After almost a decade of declining or stagnant revenues, the trade finance industry may finally turn a corner in 2021.
Revenues could even rise beyond pre-coronavirus pandemic levels as soon as in 2022, according to a forecast made by Coalition, an S&P Global-owned research company.
Trade finance covers various financial instruments that support companies' exports and imports; the world's largest providers include HSBC Holdings PLC, Citigroup Inc., BNP Paribas SA, Standard Chartered PLC and Deutsche Bank AG.
The positive revenue predictions come after a turbulent year for cross-border trade and those who fund it. As a result of pandemic-driven lockdowns and travel restrictions, world merchandise trade is expected to have declined 9.2% in 2020, according to a World Trade Organization forecast made in October.
Those interruptions have taken a "heavy toll" on traditional trade finance activities, according to a report released by Coalition and Greenwich Associates in September. Traditional trade finance includes instruments such as letters of credit and guarantees.
Yet, some of the overall trade finance revenue drop was offset by the growth of supply chain finance, which in the first half of 2020 grew 4% year over year, according to Coalition. A supply chain finance program is commonly set up by a corporate buyer with a bank or alternative provider to allow suppliers to get paid early for their invoices.
Coalition expects the total trade finance revenue pool for banks globally to have dropped to $49 billion in 2020, from $53 billion in 2019. But in 2021 this is set to rebound to $52 billion, according to the forecast. By 2022 it will reach $54 billion, above the pre-COVID-19 level.
This is based on a baseline assumption that a vaccine will be widely available in the first quarter of 2021 and that life returns to normal throughout the year, said Eric Li, research director at Coalition, in an interview.
News of a vaccine in late 2020 also prompted Deutsche Bank to improve its outlook for trade finance, with Daniel Schmand, the bank's global head of trade finance and lending, expecting that trade financing will rebound to pre-pandemic levels by the middle of 2021.
He told S&P Global Market Intelligence that he expects Deutsche's revenues from trade finance to rise 5% to 10% in 2021, following a stable 2020. He said this type of finance will be a "driving force" that will aid an economic recovery. Among other areas of focus, he sees a good opportunity to support German exporters of medical equipment, in particular to emerging markets.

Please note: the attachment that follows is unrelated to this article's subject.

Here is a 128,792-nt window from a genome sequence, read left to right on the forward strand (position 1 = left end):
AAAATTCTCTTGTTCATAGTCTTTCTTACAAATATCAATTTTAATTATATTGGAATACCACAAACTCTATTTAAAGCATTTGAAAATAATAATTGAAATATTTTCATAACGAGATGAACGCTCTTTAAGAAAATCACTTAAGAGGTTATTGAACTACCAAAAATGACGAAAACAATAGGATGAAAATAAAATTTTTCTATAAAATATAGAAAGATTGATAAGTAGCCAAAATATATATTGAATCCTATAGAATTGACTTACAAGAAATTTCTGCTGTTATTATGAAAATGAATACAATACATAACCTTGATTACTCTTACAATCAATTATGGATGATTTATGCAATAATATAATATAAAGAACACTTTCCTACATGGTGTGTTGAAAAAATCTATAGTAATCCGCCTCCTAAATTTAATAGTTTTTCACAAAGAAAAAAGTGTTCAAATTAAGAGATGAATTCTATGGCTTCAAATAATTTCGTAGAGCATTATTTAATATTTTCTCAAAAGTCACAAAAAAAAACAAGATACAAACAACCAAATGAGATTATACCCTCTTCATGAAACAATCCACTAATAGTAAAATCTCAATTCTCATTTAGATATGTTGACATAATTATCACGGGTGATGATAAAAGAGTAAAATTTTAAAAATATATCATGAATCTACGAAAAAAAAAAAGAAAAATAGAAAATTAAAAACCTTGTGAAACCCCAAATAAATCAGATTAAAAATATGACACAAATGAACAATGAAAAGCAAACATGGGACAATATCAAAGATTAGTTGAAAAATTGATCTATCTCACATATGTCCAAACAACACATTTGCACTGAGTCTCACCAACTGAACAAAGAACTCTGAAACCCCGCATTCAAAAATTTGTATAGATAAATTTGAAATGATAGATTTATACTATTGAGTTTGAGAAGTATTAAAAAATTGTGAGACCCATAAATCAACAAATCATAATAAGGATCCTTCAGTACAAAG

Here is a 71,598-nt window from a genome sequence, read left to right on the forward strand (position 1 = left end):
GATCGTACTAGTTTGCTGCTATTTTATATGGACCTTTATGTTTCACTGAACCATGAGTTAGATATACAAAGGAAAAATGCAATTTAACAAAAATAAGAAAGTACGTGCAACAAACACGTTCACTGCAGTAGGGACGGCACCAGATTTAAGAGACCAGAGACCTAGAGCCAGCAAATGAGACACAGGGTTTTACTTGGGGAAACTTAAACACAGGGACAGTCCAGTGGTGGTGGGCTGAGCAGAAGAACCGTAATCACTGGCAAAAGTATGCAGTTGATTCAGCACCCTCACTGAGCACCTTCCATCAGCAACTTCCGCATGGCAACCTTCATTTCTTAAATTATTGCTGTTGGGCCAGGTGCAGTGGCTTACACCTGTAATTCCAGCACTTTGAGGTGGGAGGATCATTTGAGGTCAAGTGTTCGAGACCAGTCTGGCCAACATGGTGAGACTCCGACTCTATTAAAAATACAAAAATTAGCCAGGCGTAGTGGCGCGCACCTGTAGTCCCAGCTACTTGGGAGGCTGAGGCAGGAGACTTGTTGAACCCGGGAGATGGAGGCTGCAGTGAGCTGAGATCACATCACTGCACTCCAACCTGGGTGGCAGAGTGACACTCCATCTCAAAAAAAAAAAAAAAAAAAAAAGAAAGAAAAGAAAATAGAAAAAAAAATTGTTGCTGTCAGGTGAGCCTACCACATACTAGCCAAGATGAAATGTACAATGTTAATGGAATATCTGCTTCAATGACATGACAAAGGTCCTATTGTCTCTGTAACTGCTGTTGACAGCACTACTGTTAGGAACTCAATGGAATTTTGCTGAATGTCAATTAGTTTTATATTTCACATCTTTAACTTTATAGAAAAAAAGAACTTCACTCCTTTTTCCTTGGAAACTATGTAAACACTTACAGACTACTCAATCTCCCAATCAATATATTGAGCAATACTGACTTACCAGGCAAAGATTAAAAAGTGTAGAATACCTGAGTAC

Surprisingly, according to Li, the biggest driver for industry revenue growth will not be a rebound in trade volumes.
While the WTO predicts a 7.2% rise in trade volumes in 2021, Li does not foresee that banks will necessarily want to grow their finance business at the same pace. This is partly the result of upcoming Basel III reforms, commonly referred to as Basel IV, which will impose higher capital requirements on banks' trade finance books, particular when lending to small and medium-sized enterprises.
Rather, revenue growth will be driven by improved margins on trade finance, which Li said have been in decline for at least the past five years. Supported by lower funding costs as a result of low interest rates, margins may have already started increasing for banks in the second half of 2020, he said.
Another driver is the expectation of a prolonged dollar weakness, which would boost the value of non-dollar trade, he said.
Consequently, even if banks finance the same trade volumes in 2021 as they did in 2020, the revenue for this line of business could still grow 3% to 4% "easily," Li said.
Such a revenue increase, however, does not necessarily mean banks will see growth in the bottom line of their trade finance business.
Gianluca Romeo, a director in Fitch Ratings' banks division, agreed that trade finance revenues are likely to improve in 2021 and 2022 but said the overall profitability of the sector could face pressure from growing costs, including potentially new investments in IT, as well as a rise in loan impairment charges.
Supply chain disruptions and an escalation of fraud during the pandemic may prompt banks to increase their spending on digitization projects, he said in an interview. In Singapore, for example, Standard Chartered, DBS Group Holdings Ltd. and 12 other banks announced Oct. 6, 2020, that they are working together to create a digital trade finance registry to help mitigate against fraudsters seeking financing from different lenders for the same trade inventory.
Such investments would pressure profitability in the short term but would bear fruit in the medium and longer term, Romeo said.
He also warned that the real impact of the pandemic on asset quality deterioration will only become fully visible in the second half of 2021, given that most government support packages and payment holidays will only expire in the first quarter of the year.